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The well-being and stability of any society depends on whether the members of that society are able to acquire the goods and services they need or want. In primitive societies, these issues were settled by either a recognized authority figure (e.g., a king or military leader) or use of force. In modern times, even though we still have kings and dictators, the source of authority is likely to be government laws and agencies. Societies that primarily use centralized authorities to manage the creation and distribution of goods and services are called collectivist economies. The philosophy of communism is based on the prescription that centralized authority is the best means of meeting the needs and wants of its citizens.
For millennia, even collectivist societies have included some level of commerce in the form of trade or purchases with currency. The use of the word “market” to describe the activities of buyers and sellers for goods and services derives from town gathering areas where such exchanges took place. Early markets were limited in terms of how much of the total goods and services in a society were negotiated, but in recent centuries, markets took an increasing role in the allocation of goods and services, starting in Europe. Today, most developed countries operate in a manner where exchange by markets is the rule rather than the exception. Societies that rely primarily on markets to determine the creation of goods and services are called free market economies.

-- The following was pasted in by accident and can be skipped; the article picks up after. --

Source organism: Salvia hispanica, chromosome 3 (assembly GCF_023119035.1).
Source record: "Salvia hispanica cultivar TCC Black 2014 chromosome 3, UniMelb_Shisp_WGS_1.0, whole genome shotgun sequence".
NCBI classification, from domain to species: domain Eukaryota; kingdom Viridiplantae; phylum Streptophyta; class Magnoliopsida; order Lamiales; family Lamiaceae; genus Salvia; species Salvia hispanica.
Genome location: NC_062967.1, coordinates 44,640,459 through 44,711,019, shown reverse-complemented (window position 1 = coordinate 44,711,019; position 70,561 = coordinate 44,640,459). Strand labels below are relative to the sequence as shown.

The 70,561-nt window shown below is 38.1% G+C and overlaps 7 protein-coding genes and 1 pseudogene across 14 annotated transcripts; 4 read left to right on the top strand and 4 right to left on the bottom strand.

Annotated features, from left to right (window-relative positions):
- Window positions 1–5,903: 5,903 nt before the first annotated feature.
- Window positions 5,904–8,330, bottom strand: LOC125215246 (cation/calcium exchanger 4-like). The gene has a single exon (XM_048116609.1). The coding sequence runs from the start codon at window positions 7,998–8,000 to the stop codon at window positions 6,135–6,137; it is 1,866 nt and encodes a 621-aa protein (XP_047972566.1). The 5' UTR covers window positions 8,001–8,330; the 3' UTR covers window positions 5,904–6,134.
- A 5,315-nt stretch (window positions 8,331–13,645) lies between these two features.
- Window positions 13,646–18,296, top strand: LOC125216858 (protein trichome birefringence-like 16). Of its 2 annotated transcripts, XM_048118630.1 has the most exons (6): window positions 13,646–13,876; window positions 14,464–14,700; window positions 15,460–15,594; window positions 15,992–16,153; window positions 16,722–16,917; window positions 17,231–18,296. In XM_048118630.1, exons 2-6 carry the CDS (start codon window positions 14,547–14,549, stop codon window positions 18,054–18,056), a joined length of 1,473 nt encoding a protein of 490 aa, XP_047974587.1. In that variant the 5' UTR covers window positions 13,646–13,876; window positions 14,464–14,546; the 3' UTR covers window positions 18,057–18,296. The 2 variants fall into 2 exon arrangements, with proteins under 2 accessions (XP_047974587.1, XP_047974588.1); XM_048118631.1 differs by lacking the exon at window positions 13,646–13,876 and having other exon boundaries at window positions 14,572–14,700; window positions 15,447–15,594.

Countries will lean toward being either more free market based or more collectivist, but no country is purely one or the other. In the United States, which is predominantly a free market economy, some services, like fire protection, are provided by public authorities. In China, which is a communist nation, free market activity has thrived in recent decades. As we will discuss in this chapter, even when markets are the main vehicle for allocation, there is some degree of regulation on their operation.